clock menu more-arrow no yes mobile

Filed under:

October Player of the Month: Frederik Andersen

The Danish netminder has completely blown away all expectations and his amazing play is the main reason why the Hurricanes went undefeated in October.

Boston Bruins v Carolina Hurricanes Photo by Gregg Forwerck/NHLI via Getty Images

Coming into the 2021-22 season, the biggest question mark for the Carolina Hurricanes was how the goaltending position was going to shake out.

Now, for many Carolina fans, who had seen many a season sunk by the netminders, this was a spot of worry.

Three-year netminder Petr Mrazek had helped break the team’s nine-year playoff drought and rookie netminder Alex Nedeljkovic was coming off an amazing rookie season that saw him nominated as a Calder finalist.

Now the team was taking on a serious gamble, entirely revamping the goaltender position with two free-agent signings. Were these the right moves to make?

Well now that the season has begun, it seems that those fears were misaligned because seven wins, 196 saves and NHL Third-Star of the Month honors later, it’s safe to say that at least Frederik Andersen is the real deal.

Now this isn’t to say that Andersen will be hoisting a Vezina trophy alongside a Stanley Cup and Conn Smythe at the end of the year — yet — but if he can stay consistent, then those aren’t just far-flung dreams.

The 32-year old netminder led the NHL in wins (7) and was third in save percentage (0.956) and second in goals against average (1.29) among goaltenders who played at least four games in October.

Andersen was also just the second goaltender in NHL history to win the first six games of a season with a new team since Frank McCool in 1944.

The biggest strength in Andersen’s game is his poise. Even in desperation moments, he tracks the puck so well and never panics. His ability to keep himself level and make the right technical movements under pressure is such a treat to watch.

“The key to my game is good position and being athletic,” Andersen said after a 3-2 win in Nashville where he made 38 saves. “You’re going to have different emotional swings during a game. It’s a really exciting sport, so there’s going to be lots of ups and downs in every game and every period. The better you can ride that wave and not let it affect you, it’s beneficial for you.”

Another key contribution by Andersen has been his synergy with the penalty kill units. The Hurricanes had the fifth best penalty kill in the NHL through October with a 88.9% success rate.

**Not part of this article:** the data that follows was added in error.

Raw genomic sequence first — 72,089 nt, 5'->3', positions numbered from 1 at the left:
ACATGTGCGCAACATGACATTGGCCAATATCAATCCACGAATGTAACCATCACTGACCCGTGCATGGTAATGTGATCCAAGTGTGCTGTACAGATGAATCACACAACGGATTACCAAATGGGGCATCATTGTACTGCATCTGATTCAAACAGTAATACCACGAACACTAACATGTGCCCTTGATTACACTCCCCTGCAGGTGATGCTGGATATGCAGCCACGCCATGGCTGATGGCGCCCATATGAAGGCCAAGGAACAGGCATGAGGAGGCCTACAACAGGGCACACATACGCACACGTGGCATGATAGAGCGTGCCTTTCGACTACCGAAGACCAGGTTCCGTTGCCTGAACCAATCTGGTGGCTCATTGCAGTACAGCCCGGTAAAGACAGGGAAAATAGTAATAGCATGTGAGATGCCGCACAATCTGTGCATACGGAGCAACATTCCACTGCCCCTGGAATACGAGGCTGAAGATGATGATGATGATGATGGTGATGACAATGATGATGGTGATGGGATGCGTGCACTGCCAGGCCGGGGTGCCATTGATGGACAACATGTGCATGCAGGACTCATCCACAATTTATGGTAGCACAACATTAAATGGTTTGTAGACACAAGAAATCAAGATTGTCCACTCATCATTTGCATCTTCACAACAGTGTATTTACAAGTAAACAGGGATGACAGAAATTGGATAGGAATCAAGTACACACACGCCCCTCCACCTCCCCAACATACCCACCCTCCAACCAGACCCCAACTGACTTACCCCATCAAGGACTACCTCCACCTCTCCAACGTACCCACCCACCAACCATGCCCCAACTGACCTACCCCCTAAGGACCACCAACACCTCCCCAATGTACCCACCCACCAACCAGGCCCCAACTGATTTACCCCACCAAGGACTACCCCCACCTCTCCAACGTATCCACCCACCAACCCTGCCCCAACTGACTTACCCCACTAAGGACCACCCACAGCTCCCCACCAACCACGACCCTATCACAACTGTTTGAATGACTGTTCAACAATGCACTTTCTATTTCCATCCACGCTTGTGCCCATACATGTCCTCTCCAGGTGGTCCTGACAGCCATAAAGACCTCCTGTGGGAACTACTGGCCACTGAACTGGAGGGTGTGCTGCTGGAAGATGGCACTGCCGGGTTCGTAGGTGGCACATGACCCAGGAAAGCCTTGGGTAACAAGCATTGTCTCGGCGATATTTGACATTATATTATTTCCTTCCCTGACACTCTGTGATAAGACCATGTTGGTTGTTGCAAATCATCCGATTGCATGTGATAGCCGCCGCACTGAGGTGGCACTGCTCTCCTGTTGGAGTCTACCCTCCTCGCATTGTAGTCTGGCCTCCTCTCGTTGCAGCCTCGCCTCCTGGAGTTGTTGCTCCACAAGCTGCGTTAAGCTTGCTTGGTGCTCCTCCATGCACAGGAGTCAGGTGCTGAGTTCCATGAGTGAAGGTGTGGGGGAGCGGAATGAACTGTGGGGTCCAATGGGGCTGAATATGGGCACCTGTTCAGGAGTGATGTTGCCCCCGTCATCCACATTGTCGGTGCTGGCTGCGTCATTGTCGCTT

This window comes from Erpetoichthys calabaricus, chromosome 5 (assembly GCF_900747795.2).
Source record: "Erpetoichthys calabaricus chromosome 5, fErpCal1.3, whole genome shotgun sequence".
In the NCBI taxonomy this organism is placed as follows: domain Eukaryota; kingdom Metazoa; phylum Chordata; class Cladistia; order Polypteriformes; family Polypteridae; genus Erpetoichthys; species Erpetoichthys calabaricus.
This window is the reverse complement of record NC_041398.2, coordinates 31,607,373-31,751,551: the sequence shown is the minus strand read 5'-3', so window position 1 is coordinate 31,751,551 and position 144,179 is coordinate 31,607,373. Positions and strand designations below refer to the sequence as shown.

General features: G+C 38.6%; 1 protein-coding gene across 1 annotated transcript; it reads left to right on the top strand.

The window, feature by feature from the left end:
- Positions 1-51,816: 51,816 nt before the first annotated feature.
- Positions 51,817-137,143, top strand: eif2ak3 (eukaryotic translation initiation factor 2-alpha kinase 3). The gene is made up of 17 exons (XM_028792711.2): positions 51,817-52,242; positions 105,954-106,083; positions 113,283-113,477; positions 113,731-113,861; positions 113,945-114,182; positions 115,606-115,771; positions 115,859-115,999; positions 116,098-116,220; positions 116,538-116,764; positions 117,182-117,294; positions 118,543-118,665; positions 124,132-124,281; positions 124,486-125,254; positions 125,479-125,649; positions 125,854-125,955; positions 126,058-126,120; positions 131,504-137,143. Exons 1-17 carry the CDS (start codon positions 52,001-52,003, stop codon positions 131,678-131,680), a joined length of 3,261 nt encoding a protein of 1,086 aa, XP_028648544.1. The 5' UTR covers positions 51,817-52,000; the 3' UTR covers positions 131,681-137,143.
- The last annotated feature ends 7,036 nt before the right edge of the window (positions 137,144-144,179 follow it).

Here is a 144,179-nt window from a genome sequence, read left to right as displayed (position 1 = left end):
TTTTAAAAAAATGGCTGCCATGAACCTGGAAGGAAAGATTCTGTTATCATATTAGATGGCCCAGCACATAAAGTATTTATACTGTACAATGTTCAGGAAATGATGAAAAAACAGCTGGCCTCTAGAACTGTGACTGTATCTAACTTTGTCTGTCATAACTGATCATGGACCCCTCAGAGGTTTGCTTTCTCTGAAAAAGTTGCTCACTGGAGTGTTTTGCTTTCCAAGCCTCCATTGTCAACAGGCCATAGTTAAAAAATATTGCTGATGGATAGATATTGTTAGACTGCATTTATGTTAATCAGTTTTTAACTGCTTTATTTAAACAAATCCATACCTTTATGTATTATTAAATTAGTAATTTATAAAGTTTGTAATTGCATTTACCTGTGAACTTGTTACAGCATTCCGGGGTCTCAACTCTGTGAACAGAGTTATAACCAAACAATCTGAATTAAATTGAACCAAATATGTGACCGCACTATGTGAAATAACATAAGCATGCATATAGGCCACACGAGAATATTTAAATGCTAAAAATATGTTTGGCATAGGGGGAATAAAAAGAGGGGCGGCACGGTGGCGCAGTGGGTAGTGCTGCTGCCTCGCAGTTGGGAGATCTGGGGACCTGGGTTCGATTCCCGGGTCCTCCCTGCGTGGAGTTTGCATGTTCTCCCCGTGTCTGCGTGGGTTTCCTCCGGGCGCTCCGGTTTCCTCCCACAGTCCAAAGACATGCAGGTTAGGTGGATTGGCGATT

Andersen had a 0.923 power play save percentage in October, conceding just two power play goals against, including one at 5-on-3.

“The most important thing in a penalty kill is our goaltender,” Derek Stepan said after a 4-3 win in Chicago, “and when he needed to make some saves, he made some giant ones.”

The Hurricanes are off to their best start in franchise history, an undefeated 8-0-0 record through October and are the only team without a single loss in the entire league, and that all can be almost entirely attributed to the Danish netminder.

The Canes targeted Andersen as their go-to guy out of training camp as he got the call to start Game 1, the Canes’ home opener against division rival, the New York Islanders.

That first game wasn’t the smoothest for Andersen, who allowed three goals on 28 shots — a sub 0.900 save percentage. He was scrambling to make saves and had trouble corralling pucks and managing rebounds. But he did mix in a handful of big saves and did his part before the Canes’ offense overpowered the Islanders.

But if any game can be written up as first-game jitters, this one might have been just that, because from that one on, Andersen just got better and better.

Nashville saw a much more calm and collected Andersen, who turned away 38 shots in a game where his team looked flat most of the night.

Even his head coach knew that the win in Nashville was all because of him.

“Well clearly, [Andersen] was the difference,” Rod Brind’Amour said after the game. “Haven’t seen a lot of games like that in the three years I’ve been doing this, where clearly the goalie was the reason we won the game or that we needed him to win. It’s usually that the goalie plays good, but we’re also playing well. That was not the case tonight. We didn’t play a very good game in front of him, but he came up huge.”

After his first two games in a Hurricanes uniform saw a total of five goals go against him, Andersen allowed just one or fewer goal in each of his next five starts.

He quieted the Bell Centre...

Silenced the cannon in Columbus...

Thwarted the star-studded offense of his former team...

Shutout the Boston Bruins...

And capped off the month with his seventh win in a Halloween matinee against the Coyotes.

Andersen was electric all month and it wasn’t like he was sitting back and relaxing in his crease either.

The Canes got their money’s worth out of Andersen, because according to, Carolina was ranked 24th in the entire league in terms of high danger chances against per 60 — giving up 11.93 per game — through the month of October.

“[Andersen’s] been phenomenal,” Vincent Trocheck said after a 5-1 win in Columbus. “He’s kept us in all of these games. We’ve had a lot of flurries in the defensive zone. We’re not usually a team that gives up so many grade-A’s, but when we have in these last few games, he’s stepped up and kept us in them and that’s a big part of the reason why we’re winning games.”

So Andersen is being called upon time and time again to make big saves, turning aside high-danger chances and multiple breakaway opportunities.

The Canes’ undefeated streak just continues to chug along — up to nine-straight wins now after their first game in November — and if Andersen continues to play the way he has so far, the rest of the league better be very, very scared of the Carolina Hurricanes.